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What is PTSD

Post Traumatic Stress Disorder

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Updated November 29, 2012

What is PTSD

PTSD affects many veterans.

Roza @Dreamstime.com

PTSD stands for post-traumatic stress disorder. It can be a disabling condition that results from experiencing a stressful, traumatic event. People of all ages and backgrounds may develop PTSD, and the reactions vary from person to person. While many individuals experience at least one traumatic event in their lives, they often learn to cope and move on after the experience. In some cases, however, the individual may become depressed, anxious and unable to forget the traumatic event, leaving them disabled and unable to function normally.

Causes of PTSD

There are many different causes of post-traumatic stress disorder, and the severity of the symptoms depends on the individual and the event they experienced. Some causes of include car accidents, natural disasters, physical abuse, sexual abuse and combat situations. Stress-related reactions occur because an individual feels they don’t have complete control over what is going on around them. Some individuals are able to cope after a traumatic experience, while others develop symptoms of post-traumatic stress disorder.

Symptoms of PTSD

According to the U.S. Department of Veterans Affairs, National Center for PTSD , symptoms of may appear right after a traumatic event, slightly longer after the event, or the symptoms may come and go. There are four types of symptoms of post-traumatic stress disorder, and they are as follows:

  • Reliving the event (also called re-experiencing symptoms) – An individual may experience bad memories or nightmares. They may even feel as if they are experiencing the event again (known as a flashback).
  • Avoiding situations that remind you of the event – The individual may try to avoid situations or people that trigger memories of the traumatic event. They may avoid talking or thinking about the event.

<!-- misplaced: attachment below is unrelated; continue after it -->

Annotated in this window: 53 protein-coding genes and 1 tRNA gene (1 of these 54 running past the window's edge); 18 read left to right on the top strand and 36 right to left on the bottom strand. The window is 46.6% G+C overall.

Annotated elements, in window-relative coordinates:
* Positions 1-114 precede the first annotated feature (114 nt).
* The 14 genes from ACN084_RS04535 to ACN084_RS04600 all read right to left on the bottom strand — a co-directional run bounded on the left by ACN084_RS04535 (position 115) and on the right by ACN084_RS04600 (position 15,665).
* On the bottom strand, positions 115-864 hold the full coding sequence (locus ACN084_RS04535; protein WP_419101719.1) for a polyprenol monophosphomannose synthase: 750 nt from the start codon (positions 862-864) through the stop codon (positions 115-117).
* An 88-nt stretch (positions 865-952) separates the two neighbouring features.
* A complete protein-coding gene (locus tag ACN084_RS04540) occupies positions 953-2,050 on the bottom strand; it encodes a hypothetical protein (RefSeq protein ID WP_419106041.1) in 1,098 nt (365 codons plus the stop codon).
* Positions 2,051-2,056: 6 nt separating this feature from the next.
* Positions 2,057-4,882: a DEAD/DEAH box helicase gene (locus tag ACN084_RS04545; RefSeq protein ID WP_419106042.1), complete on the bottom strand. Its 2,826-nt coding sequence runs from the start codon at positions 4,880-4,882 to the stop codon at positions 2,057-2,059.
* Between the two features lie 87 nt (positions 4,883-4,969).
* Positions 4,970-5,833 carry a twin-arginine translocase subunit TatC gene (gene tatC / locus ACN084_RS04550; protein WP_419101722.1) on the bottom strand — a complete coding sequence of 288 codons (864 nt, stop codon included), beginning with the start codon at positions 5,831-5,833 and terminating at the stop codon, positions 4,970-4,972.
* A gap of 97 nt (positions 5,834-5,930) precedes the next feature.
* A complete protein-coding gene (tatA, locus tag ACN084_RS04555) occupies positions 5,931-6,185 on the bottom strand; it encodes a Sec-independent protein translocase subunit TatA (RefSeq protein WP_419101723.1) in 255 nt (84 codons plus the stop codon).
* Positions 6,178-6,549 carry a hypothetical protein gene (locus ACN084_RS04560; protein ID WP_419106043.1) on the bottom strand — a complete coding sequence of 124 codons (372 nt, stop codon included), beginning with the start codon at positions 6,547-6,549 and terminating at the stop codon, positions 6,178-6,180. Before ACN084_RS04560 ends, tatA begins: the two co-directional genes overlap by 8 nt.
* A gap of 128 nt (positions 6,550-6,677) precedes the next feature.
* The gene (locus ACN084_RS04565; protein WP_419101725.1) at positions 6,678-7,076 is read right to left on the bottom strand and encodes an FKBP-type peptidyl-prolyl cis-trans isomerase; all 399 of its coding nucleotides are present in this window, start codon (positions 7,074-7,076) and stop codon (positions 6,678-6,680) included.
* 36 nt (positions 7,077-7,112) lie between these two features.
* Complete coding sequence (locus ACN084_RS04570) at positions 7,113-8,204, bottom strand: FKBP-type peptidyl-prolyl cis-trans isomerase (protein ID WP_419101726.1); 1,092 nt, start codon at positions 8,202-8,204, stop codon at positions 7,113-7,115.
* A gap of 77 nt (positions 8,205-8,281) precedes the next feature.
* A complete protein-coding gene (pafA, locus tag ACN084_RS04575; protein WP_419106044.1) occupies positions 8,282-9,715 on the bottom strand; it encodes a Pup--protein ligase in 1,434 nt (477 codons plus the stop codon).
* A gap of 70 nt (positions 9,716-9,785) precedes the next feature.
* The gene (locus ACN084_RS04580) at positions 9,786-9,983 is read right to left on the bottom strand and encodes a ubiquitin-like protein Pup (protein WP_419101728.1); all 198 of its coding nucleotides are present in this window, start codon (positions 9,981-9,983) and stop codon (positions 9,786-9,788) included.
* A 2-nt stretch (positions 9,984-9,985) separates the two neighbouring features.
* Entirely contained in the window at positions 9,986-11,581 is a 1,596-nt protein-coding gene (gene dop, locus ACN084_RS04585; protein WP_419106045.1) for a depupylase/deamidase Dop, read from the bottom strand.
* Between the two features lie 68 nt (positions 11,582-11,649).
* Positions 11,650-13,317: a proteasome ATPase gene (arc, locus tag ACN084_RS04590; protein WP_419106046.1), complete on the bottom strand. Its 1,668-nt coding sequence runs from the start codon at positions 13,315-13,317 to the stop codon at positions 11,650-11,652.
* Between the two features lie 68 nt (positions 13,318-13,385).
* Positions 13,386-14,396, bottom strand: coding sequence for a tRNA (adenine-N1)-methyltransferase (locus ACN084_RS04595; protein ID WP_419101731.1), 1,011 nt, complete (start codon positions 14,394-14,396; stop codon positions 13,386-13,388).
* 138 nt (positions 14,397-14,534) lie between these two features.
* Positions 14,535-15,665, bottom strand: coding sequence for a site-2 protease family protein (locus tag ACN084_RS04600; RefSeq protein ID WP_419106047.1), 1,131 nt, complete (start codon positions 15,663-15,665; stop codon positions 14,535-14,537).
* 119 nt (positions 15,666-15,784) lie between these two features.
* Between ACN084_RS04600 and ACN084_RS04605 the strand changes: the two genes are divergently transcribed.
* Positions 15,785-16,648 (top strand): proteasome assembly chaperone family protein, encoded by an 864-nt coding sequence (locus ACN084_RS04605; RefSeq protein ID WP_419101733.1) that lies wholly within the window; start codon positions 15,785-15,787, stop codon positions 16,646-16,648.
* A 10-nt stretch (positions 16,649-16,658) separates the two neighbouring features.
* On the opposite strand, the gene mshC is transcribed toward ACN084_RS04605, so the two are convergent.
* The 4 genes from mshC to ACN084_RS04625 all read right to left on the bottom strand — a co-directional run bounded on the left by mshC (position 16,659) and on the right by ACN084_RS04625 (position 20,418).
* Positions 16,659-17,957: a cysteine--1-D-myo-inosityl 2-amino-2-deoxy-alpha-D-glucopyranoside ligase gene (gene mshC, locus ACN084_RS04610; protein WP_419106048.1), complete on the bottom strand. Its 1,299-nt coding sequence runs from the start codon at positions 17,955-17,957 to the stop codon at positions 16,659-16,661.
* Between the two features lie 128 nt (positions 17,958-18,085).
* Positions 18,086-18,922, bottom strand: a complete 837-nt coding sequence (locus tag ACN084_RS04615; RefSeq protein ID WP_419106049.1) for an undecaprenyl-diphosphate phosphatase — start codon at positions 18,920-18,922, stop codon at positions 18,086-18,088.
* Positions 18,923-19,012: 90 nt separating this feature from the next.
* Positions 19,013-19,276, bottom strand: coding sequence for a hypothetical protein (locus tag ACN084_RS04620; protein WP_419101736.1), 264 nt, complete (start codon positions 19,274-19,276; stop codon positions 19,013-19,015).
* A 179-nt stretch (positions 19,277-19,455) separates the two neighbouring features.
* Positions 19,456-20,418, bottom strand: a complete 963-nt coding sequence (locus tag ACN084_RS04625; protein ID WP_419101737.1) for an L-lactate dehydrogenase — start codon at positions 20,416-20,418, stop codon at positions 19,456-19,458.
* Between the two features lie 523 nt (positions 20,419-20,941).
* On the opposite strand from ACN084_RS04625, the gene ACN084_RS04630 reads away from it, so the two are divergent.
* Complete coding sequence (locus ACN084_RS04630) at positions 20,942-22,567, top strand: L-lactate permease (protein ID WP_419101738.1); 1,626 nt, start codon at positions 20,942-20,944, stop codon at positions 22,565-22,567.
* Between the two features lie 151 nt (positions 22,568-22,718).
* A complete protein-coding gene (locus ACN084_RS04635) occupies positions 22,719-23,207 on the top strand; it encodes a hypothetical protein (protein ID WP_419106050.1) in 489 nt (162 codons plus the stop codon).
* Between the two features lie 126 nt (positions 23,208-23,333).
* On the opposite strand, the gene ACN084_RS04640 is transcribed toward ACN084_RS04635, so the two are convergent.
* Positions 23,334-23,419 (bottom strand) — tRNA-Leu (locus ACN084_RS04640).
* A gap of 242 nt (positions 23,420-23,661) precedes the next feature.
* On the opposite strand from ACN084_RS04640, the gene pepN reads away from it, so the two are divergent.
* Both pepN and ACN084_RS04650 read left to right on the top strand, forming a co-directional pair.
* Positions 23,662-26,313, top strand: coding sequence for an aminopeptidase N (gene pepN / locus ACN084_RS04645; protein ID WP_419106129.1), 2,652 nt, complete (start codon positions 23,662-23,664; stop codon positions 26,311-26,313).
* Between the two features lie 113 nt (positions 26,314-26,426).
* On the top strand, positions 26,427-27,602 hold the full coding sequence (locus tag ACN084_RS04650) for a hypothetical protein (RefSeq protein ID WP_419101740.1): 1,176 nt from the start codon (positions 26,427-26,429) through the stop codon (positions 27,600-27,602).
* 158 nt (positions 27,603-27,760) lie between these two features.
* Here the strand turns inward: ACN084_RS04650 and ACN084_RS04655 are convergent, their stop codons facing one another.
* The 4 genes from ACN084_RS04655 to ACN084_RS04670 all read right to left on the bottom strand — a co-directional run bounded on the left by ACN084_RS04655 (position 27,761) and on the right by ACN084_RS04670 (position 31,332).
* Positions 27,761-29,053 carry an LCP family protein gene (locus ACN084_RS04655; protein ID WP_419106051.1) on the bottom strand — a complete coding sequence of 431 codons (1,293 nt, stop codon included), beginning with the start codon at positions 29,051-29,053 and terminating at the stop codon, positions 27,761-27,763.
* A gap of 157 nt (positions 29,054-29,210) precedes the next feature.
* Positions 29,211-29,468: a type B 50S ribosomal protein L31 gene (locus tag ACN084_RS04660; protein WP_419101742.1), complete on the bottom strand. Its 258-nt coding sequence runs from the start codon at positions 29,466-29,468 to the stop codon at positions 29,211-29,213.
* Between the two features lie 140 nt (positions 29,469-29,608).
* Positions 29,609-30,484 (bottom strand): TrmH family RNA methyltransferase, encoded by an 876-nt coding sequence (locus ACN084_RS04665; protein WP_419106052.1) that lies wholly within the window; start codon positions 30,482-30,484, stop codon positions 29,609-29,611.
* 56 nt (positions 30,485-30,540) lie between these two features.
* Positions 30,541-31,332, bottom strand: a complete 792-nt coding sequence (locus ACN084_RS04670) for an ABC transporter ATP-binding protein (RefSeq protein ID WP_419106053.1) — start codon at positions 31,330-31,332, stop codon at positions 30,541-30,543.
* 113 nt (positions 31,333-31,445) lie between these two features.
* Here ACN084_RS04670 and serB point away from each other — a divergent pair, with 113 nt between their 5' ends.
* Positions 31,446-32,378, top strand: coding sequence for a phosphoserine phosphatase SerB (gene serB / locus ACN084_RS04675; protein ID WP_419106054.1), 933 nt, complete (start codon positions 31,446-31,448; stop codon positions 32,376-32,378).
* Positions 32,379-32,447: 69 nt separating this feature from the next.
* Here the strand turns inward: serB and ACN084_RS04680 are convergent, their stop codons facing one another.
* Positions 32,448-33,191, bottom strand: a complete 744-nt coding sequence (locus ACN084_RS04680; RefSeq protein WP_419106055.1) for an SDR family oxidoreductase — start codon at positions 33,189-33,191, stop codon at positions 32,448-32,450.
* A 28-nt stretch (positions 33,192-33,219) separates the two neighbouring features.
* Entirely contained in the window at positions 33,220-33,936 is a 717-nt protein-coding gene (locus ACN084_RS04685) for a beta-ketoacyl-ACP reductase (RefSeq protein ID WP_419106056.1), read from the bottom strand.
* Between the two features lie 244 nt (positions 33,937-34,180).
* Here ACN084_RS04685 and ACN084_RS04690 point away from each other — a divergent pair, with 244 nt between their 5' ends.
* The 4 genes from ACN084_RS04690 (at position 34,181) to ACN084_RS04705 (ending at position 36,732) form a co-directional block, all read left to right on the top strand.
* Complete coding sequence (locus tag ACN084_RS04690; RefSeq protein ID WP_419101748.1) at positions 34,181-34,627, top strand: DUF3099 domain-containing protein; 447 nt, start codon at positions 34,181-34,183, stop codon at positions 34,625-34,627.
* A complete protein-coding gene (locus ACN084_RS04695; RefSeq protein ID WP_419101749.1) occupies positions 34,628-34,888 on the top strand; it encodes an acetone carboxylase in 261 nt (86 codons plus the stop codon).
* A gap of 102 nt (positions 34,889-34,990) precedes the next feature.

• Feeling numb – It may be hard for an individual to express his or her feelings. They may avoid activities they previously enjoyed. This is another way to avoid memories.
  • Feeling keyed up – An individual may feel jittery, or feel like they must always be alert and on the lookout for danger. This is known as hyperarousal.

Treatment of PTSD

Many individuals do not seek treatment after a traumatic event, often because they feel ashamed of being weak or they believe that their symptoms will go away on their own. The military, however, is making an effort to identify those at risk for PTSD post-deployment psychological evaluations. Police departments usually send out letters offering victims of assault information on counseling, should they decide to act upon it. National and international assistance organizations, such as the Red Cross, also try to help after a natural disaster by offering counseling during recovery efforts. However, not everyone is able to take advantage of counseling opportunities, either because they aren’t sure where to get help, or because they are afraid they may not be able to afford it.

Individuals who receive some form of counseling are able to share their feelings in a safe environment either directly with a counselor or with a group of individuals who share a similar experience. Oftentimes, being able to share feelings about an event can help those suffering with PTSD to finally let go of the event. It can help alleviate feelings of hopelessness, depression and anxiety, all of which can prevent an individual from living a normal life.

The scope of the counseling sessions (whether individual or group), as well as medications for anxiety, depression or insomnia, are determined by a physician, psychologist or psychiatrist.

Outcomes after Counseling

Individuals who receive counseling often are better equipped to cope with their feelings. There are a number of therapies available that can help individuals, such as cognitive behavior therapy and eye movement desensitization and reprocessing. While some are able to deal well with their traumatic event after counseling, they may never be completely “cured” and may seek counseling in the future as needed.

If you, or someone you are a caregiverfor, is struggling to cope after a traumatic event, seek counseling. Most counseling centers are able to provide services whether or not you are able to pay for them. There is help available for those who seek it; there is no need to suffer in silence.

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